Issues In The United Methodist Church

Dear Friends,

I know many of you have been hearing about things happening in the United Methodist Church over the last few months. It's been in the news to some extent, and online, or maybe you've talked with friends who attend other UM churches. We have only addressed these issues from time-to-time here at Southport United Methodist Church, and I want to address it here again today.


The denomination has been struggling with the issue of homosexuality in the church for some years. Should we allow gay and lesbian individuals to be ordained in the United Methodist Church? Should we permit same sex weddings to be performed in our churches and by our pastors? We have struggled with this and have not reached a firm resolution.


In 2020, the UMC seemed finally ready to deal with this at our General Conference. A practical solution was proposed which would allow the separation of the denomination into two different churches - one more open and accepting of homosexuals within the church, and one opposed. Because of Covid, and the restrictions for many of our delegates to travel to the United States from places like Africa and the Philippines, the General Conference was suspended, not only for 2020, but also for 2021 and 2022. This means that the next General Conference, where this will be taken up, is now scheduled for 2024. The General Conference, which under normal circumstances, meets every four years, is the only entity that can speak for, and set policy for, the United Methodist Church. So there has been a real lack of direction in these years when it has not met.

In the meantime, in May of this year, a theologically conservative group of pastors and laypeople decided to break from the United Methodist Church and form their own denomination called the Global Methodist Church. There have been a small, but meaningful, number of churches across the country and here in Indiana who have voted to leave and join this new denomination. My understanding is that those churches that have decided to leave the UMC have a dominant majority that clearly favors such an immediate move.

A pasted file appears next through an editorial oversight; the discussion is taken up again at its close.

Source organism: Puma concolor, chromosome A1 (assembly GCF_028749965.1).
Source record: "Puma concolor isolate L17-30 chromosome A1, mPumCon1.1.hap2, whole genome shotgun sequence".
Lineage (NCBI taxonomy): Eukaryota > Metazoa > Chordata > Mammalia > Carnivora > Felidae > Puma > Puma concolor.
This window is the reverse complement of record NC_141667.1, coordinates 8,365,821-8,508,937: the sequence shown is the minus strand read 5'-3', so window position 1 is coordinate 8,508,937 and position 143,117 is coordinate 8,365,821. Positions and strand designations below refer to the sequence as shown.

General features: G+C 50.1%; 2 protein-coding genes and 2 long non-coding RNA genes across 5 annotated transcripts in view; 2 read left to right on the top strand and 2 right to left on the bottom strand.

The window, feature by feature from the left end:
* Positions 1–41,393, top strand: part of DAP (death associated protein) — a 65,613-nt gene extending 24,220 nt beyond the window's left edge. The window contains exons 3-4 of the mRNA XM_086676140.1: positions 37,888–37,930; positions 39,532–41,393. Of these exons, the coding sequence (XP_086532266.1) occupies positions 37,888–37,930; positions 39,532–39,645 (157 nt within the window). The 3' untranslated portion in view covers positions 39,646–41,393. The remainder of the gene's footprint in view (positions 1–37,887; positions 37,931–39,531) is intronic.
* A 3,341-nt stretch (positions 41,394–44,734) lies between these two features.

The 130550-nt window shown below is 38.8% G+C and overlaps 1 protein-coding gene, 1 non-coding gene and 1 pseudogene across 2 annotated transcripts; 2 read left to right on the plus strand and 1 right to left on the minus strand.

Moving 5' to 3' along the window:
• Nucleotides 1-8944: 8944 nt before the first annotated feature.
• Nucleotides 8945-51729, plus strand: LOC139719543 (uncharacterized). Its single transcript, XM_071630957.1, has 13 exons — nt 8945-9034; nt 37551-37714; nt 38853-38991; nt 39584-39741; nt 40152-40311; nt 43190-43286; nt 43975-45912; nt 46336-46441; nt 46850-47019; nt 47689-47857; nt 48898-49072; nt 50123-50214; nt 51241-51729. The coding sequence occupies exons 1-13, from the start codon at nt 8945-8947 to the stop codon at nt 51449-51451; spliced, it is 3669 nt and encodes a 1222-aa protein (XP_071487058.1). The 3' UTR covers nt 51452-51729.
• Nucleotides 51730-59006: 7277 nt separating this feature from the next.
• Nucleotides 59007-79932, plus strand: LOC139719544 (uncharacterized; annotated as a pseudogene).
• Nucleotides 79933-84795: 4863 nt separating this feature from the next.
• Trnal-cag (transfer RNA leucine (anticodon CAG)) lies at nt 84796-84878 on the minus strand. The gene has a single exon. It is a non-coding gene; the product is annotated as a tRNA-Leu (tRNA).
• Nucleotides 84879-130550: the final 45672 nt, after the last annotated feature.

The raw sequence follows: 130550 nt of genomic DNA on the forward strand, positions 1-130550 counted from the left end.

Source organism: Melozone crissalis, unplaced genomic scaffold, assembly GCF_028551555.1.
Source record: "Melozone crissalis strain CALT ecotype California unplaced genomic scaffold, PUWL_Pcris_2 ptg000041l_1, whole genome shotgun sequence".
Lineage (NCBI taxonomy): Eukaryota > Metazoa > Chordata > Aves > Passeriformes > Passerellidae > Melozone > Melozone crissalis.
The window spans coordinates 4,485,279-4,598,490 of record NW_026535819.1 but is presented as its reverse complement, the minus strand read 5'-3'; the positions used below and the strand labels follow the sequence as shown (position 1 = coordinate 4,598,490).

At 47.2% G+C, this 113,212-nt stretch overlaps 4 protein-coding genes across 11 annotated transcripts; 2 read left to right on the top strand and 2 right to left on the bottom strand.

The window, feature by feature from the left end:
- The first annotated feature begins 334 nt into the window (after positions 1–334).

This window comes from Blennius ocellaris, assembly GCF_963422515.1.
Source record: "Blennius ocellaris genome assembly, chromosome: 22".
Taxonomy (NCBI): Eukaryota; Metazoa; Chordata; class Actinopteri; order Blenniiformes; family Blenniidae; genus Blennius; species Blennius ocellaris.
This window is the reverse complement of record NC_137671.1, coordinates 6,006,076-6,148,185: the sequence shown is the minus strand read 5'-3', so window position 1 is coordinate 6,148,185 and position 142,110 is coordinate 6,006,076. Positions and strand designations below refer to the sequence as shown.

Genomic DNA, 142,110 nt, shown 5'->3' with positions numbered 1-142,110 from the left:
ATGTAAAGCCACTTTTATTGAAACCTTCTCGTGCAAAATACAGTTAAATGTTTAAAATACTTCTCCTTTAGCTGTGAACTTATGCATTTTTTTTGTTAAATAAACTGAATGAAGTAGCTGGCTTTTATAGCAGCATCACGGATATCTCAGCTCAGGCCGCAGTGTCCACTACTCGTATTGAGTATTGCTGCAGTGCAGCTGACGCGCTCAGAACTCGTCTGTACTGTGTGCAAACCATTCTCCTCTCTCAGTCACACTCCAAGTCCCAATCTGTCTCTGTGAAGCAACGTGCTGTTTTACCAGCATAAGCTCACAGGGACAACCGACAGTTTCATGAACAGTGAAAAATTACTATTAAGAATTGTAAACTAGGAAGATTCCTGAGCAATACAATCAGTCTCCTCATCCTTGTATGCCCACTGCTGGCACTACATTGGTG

My perception of Southport UMC, on the other hand, as the senior pastor here for the last 3-1/2 years, is that we are a more theologically diverse congregation, with significant numbers of us holding opposing views on many theological and societal and political issues, including issues related to human sexuality. Over many years, this has provided a richness and vibrancy and strength to the growth and development of our Christian faith.

So after many years of not completely addressing it, the question for us ultimately is how do we view homosexuality here at Southport UMC in a way that squares with our Christian faith and Biblical understanding - will we be more inclusive or will we be more exclusive? We will need to decide as a church where we are and where we are going.

But the second question is: What do we do right now? Do we hold meetings and discussions and possibly take a vote to make an immediate decision? Or do we wait for the General Conference to speak and act in 2024? My hope is that this Conference will give us a framework within which we can then discuss and decide what the future holds and which way we will go.

While it is ultimately up to the members of Southport United Methodist Church to decide what to do and whether to do anything right now, my recommendation is that we look to the next General Conference in 2024 to give guidance and direction to us and countless other churches just like us across the country. To rush into a decision now would be a mistake, in my opinion, for such a theologically rich and diverse congregation.

So, this is my best understanding of what is happening right now in the United Methodist Church. I hope it is helpful. I am available to talk with anyone at any time (preferably with a little bit of notice) about this or anything about the church or anything else you might like to talk about.

Grace and Hope to you,

Pastor Duane